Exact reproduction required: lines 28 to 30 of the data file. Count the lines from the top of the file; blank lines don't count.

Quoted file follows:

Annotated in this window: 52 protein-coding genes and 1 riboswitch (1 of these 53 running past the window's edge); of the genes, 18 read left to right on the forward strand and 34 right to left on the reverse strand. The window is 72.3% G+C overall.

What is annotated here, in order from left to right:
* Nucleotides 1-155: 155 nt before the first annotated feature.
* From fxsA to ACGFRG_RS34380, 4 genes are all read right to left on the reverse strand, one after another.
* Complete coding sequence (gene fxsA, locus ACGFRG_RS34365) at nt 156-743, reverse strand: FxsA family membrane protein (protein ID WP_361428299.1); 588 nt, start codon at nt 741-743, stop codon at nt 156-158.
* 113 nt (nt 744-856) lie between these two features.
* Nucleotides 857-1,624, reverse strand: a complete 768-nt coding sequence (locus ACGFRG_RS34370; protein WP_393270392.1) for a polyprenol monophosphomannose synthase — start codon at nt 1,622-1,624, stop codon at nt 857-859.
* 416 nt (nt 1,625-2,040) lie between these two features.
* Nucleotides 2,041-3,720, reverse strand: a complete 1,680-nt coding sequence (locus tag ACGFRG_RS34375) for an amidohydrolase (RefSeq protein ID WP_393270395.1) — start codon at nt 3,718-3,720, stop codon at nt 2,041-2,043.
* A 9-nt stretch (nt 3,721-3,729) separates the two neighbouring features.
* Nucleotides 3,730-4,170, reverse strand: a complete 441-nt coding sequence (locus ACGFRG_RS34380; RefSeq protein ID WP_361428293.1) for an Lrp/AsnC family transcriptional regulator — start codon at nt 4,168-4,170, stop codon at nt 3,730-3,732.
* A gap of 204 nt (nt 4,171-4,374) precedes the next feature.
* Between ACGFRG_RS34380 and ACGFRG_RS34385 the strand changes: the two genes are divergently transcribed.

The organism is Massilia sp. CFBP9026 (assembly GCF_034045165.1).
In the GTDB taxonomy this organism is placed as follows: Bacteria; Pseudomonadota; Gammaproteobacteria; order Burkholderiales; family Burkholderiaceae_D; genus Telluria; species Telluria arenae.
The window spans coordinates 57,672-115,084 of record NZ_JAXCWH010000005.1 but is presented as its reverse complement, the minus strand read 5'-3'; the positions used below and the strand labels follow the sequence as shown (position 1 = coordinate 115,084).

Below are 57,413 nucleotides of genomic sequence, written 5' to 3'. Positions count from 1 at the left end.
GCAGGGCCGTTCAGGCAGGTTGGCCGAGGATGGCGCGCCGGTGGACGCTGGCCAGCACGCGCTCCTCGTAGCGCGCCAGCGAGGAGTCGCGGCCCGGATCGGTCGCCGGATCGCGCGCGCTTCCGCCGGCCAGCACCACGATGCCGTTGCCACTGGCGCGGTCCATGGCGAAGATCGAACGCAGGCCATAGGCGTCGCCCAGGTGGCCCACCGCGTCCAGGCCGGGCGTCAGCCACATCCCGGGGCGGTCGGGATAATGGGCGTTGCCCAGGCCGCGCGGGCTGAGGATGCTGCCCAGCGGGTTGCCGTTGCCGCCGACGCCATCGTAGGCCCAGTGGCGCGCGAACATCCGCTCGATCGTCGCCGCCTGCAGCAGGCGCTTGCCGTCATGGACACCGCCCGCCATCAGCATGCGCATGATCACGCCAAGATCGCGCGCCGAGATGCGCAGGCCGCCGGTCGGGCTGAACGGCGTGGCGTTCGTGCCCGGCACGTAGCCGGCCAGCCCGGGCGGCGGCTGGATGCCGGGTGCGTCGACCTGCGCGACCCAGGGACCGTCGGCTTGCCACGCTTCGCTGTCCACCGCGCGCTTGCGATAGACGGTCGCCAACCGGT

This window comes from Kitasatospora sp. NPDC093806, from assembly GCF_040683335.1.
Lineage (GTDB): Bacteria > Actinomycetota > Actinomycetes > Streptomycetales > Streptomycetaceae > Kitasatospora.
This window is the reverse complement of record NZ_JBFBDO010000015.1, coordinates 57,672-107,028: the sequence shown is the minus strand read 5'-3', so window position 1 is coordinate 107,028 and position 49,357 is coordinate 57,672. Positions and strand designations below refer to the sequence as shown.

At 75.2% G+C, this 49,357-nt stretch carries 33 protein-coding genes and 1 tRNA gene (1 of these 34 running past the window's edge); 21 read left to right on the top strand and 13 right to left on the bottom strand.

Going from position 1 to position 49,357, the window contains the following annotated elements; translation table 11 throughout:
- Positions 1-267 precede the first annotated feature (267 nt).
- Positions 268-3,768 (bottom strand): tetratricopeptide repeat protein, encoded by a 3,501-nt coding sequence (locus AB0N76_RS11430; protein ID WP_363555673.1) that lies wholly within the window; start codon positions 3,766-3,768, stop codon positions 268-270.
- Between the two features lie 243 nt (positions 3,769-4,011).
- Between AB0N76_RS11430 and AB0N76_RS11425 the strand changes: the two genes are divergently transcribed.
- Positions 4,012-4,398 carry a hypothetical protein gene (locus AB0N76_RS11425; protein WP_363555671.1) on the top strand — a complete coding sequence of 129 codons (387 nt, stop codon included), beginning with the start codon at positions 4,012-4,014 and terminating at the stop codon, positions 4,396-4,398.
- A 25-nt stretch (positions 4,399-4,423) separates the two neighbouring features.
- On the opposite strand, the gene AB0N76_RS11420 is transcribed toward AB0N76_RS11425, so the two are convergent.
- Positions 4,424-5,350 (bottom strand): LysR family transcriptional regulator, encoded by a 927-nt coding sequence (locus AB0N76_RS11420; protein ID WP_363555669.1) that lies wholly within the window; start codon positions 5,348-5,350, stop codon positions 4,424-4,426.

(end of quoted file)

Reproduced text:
- Positions 4,012-4,398 carry a hypothetical protein gene (locus AB0N76_RS11425; protein WP_363555671.1) on the top strand — a complete coding sequence of 129 codons (387 nt, stop codon included), beginning with the start codon at positions 4,012-4,014 and terminating at the stop codon, positions 4,396-4,398.
- A 25-nt stretch (positions 4,399-4,423) separates the two neighbouring features.
- On the opposite strand, the gene AB0N76_RS11420 is transcribed toward AB0N76_RS11425, so the two are convergent.